Yet when the United States, China, and Korea display far more reckless and destructive nationalism, that gets a pass.

    Go for it, LDP. Your opponents – especially your foreign naysayers – have only ever aimed to keep Japan down.

    • DA

      But what exactly does it accomplish, other than doing the same sneaky business as its neighbors?

    • Mori Tadasu

      Is the backbone displayed for local or foreign consumption?

      I assume your reference to reckless and destructive nationalism by other countries is in regards to more recent events, such as the rioting last year in China against Japanese-owned businesses. I would agree with you in that respect; the response by most Japanese was decidedly circumspect and civilized. But I would submit that the nationalism displayed in China and Korea currently pales in comparison to that of Japan during World War 2. I am not equating these current moves to what occurred in the past, but it is not as though Japan has no history of militarism that would alarm its neighbors. I have no idea what reckless and destructive nationalism the United States has displayed recently; their military adventures overseas have barely a whiff of patriotism.

      Also, Abe et al surely cannot be blind to the fact that the balance of power in East Asia is quite different from what existed 100 years ago. Japan may reacquire the form, but is unlikely to recapture the function, of the Imperial Army of yore. Even their erstwhile allies, the United States, would be unlikely to allow a fully-formed army capable of offensive action. I must wonder aloud why US soldiers remain firmly entrenched in multiple bases throughout Japan.

    • azooisaprison4animals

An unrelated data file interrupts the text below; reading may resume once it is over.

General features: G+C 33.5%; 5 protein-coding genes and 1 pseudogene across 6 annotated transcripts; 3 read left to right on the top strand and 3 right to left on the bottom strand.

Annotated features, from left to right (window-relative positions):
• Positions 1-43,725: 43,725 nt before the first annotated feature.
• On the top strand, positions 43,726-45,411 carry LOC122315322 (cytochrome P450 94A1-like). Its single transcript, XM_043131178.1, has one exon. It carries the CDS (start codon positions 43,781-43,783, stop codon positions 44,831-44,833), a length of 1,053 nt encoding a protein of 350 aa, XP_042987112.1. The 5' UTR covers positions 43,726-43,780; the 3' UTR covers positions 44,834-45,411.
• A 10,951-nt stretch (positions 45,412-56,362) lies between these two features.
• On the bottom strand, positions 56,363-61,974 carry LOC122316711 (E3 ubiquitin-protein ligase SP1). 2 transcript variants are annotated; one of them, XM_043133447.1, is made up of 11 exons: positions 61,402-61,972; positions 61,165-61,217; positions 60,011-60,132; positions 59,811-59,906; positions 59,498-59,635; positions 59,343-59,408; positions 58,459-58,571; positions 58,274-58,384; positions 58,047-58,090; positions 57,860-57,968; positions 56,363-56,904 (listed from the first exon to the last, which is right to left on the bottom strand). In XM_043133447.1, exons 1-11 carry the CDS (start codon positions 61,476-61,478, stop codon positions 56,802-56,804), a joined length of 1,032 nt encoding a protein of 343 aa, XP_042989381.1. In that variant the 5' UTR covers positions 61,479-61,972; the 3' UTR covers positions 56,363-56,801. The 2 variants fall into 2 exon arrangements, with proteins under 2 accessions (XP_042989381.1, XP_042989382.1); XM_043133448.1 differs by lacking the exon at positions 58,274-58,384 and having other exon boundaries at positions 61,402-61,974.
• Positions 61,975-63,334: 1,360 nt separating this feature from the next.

You are funny. Hard to tell if you are serious, or joking. Anyway:
      I want the U.S. military out of Japan completely, and immediately.
      I want all U.S. military around the world to return to U.S. bases.
      This has nothing to do with Japan, but rather the U.S.’s ability to protect/defend/project power around the world.
      Japan wants to go head to head with China?
      I say GET OUT OF THE WAY, AND LET THEM GO AT IT.
      Japan wants to change its constitution? GREAT.
      Japan wants to re-arm? GREAT
      Japan wants to pick a fight with its neighbors, then have the U.S. protect it? NO WAY.
      As evidenced by the rhetoric coming out of the ldp and senior Japanese officials, Japan is more than able to take care of itself.
      It is time for all U.S. troops to leave Japan.
      Japan should pay for its own defense.
      Japan should have young Japanese people serve in the military (draft or volunteer).
      It will make Japan less wimpy.
      It will help Japanese youths from around the nation rediscover themselves.

      Oh, and if the “leaders” start a fight they cannot finish, this time China, not the U.S., will finish it for them. I don’t think China is interested in rebuilding japan after defeating them in war.

      Japan got really lucky last time. There is no way it will get lucky twice.
      So go ahead, make the emperor head of state.
      change the constitution.
      grow the military.
      defend Japan’s “honor”.
      Assert your claim to the Senkaku’s.
      Try to take back the 4 northern islands from Russia.

      Overt military action by Japan will result in China and/or Russia destroying Japan. But if this is what Japan needs to do, so be it. It takes some people longer to learn…

      I will get some popcorn, and enjoy the show.

      Memo to ldp leaders:
      When you pick a fight with China, and are getting nuked, DO NOT call on the U.S. to help you. When Chinese soldiers occupy Japan, and Chinese civilians homestead major cities, DO NOT COMPLAIN.
      I want Japan to get the war it is begging for. And I want it to suffer the consequences too.

      Or, it could shut up, quit agitating, and live in peace. But I know that won’t happen.
      Popcorn anyone?

    • Lilly Munster